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  1. #1
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    Seatpost Situation................

    I have just installed, (about 200 miles ago), a Brooks saddle and think it is great. However,
    I am trying to take some weight off my hands and am thus trying to slip the seat back more
    than is possible with the Brooks. Therefore I am in the market for a new seatpost and want
    one with two main criteria. First, I want some set-back and secondly I want a finer adjustment
    than I have with my stock Bontrager. The tilt adjustment is such that one 'click' of
    adjustment is equal to about an inch up or down at the tip of the saddle.

    Also, I would like to know if anyone here thinks a carbon post is any softer than an
    aluminum post, and hear of any experiences anyone has had.

    LastPlace
    Trek1200

  2. #2
    sch
    sch is offline
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    Soft carbon is broken carbon. Last thing you want in a seat post is soft. There are seat posts designed with built in springs and move either straight line up and down or parallelogram with urethane spring for diagonal shock absorption. Seems to me that moving the seat back would make you lean forward and increase weight on your hands.
    There are seat posts that reverse, ie can mount a seat at the right angle whether pointing back (normal position) or rotated 180D and pointing forward. I used such on my '70s Titan, couldn't comfortably stretch that far anymore. It was a ControlTech, which I haven't in the catalogs lately. Tri riders like to sit forward and have bent seat posts that move them even further forward so they can really bend over on their forward arm supports. If you study the pix in catalogs you can usually pick out the reversible seat posts.
    Steve

  3. #3
    Senior Curmudgeon FarHorizon's Avatar
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    I find that my dual bolt seat posts allow LOTS more versatility than my single bolt posts. I've used a variety of brands, and find Nashbars just fine and inexpensive. Unfortunately, they don't offer setback... Good shopping!

  4. #4
    Macaws Rock! michaelnel's Avatar
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    I like the Salsa "Shaft" seatpost with my Brooks B17 saddle.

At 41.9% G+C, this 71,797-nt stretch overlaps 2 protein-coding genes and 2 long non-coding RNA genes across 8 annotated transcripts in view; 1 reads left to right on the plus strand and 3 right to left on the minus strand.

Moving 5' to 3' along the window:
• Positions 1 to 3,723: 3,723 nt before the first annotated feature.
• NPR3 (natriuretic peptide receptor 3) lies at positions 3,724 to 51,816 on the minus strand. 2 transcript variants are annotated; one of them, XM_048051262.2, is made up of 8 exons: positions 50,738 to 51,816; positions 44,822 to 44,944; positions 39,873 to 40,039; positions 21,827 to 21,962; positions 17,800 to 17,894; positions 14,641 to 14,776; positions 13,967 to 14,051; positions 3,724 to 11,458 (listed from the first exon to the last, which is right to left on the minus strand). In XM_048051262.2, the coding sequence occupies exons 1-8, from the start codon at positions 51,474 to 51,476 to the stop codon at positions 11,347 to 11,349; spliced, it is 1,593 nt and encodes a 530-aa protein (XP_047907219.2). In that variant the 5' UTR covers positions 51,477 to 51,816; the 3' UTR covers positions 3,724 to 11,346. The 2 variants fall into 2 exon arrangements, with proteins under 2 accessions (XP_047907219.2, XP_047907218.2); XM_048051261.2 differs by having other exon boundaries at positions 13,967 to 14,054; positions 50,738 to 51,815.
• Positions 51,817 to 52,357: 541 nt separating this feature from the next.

It has 23mm (almost an inch) of setback, and uses one bolt to clamp the rails and allow fore and aft adjustment. It uses two other bolts to allow you to set and lock the tilt steplessly (is that a word?) without affecting the fore and aft adjustment. They are reasonably light, available in silver and black and in three different lengths.

    The best price I've found on them is at http://www.universalcycles.com.

    Last edited by michaelnel; 09-05-05 at 11:41 AM.
    ---

    San Francisco, California

  5. #5
    Senior Member Dchiefransom's Avatar
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    To take weight off your hands you want to move your seat back and lean further forward? Don't you want to move your seat forward to do that?
    Maybe you just need a shorter stem?

  6. #6
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    dchiefransom,

    On the face of it, my adjustment may sound weird but it is working for me. To begin
    with, I bought a Trek 1200, which is a great little bike but probably not the best choice for
    someone of my age with all my injuries. I might have been better suited with a hybrid but
    another bike is not in my future so I will make do with this one.

    For the past few years I have spent a lot of time in the gym and have a 50" chest and a 35"
    waist, meaning I am a bit top heavy. As for the stem, I have a very short, but tall, stem
    and should probably consider an extension but vanity has stopped me so far. Yes, I have
    been fitted but still have discomfort in my elbows, hands and wrists. Moving the seat back
    means I can comfortably take either of my hands off the handle bar which is something I
    haven't been able to do in the past because of my weight pressing on the handlebar.


    LastPlace

  7. #7
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    I, too, like my Salsa seatpost--almost infinite seat positioning--do be aware, though, that for the first few hundred miles, you need to check the nuts and tighten them--they seem to want to wiggle loose--but a small price to pay for such comfort!

  8. #8
    Macaws Rock! michaelnel's Avatar
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    I check my nuts at least once a day. Sometimes loose, sometimes tight, no problems detected. ;-)
    ---

    San Francisco, California

  9. #9
    Prefers Cicero cooker's Avatar